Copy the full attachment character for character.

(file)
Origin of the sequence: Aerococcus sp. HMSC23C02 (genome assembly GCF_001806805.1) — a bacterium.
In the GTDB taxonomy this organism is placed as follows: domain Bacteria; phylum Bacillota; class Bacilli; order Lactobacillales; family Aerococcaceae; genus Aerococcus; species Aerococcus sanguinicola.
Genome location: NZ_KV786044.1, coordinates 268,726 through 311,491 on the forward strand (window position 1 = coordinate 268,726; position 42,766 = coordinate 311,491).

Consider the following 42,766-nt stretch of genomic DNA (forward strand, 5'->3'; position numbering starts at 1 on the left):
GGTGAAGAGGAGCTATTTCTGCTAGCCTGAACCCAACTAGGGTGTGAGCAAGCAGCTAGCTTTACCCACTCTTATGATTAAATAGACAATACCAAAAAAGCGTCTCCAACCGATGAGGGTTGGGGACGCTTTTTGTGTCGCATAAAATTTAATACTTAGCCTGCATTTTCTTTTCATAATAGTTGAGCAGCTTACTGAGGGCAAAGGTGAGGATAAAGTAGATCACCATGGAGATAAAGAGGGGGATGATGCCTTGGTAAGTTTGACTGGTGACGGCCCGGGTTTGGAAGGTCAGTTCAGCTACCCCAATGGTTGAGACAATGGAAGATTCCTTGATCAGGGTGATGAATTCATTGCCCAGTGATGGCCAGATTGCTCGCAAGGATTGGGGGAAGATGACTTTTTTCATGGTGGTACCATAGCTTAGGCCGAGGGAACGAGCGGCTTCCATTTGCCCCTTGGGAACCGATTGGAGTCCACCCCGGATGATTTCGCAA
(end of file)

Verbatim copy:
Origin of the sequence: Aerococcus sp. HMSC23C02 (genome assembly GCF_001806805.1) — a bacterium.
In the GTDB taxonomy this organism is placed as follows: domain Bacteria; phylum Bacillota; class Bacilli; order Lactobacillales; family Aerococcaceae; genus Aerococcus; species Aerococcus sanguinicola.
Genome location: NZ_KV786044.1, coordinates 268,726 through 311,491 on the forward strand (window position 1 = coordinate 268,726; position 42,766 = coordinate 311,491).

Consider the following 42,766-nt stretch of genomic DNA (forward strand, 5'->3'; position numbering starts at 1 on the left):
GGTGAAGAGGAGCTATTTCTGCTAGCCTGAACCCAACTAGGGTGTGAGCAAGCAGCTAGCTTTACCCACTCTTATGATTAAATAGACAATACCAAAAAAGCGTCTCCAACCGATGAGGGTTGGGGACGCTTTTTGTGTCGCATAAAATTTAATACTTAGCCTGCATTTTCTTTTCATAATAGTTGAGCAGCTTACTGAGGGCAAAGGTGAGGATAAAGTAGATCACCATGGAGATAAAGAGGGGGATGATGCCTTGGTAAGTTTGACTGGTGACGGCCCGGGTTTGGAAGGTCAGTTCAGCTACCCCAATGGTTGAGACAATGGAAGATTCCTTGATCAGGGTGATGAATTCATTGCCCAGTGATGGCCAGATTGCTCGCAAGGATTGGGGGAAGATGACTTTTTTCATGGTGGTACCATAGCTTAGGCCGAGGGAACGAGCGGCTTCCATTTGCCCCTTGGGAACCGATTGGAGTCCACCCCGGATGATTTCGCAA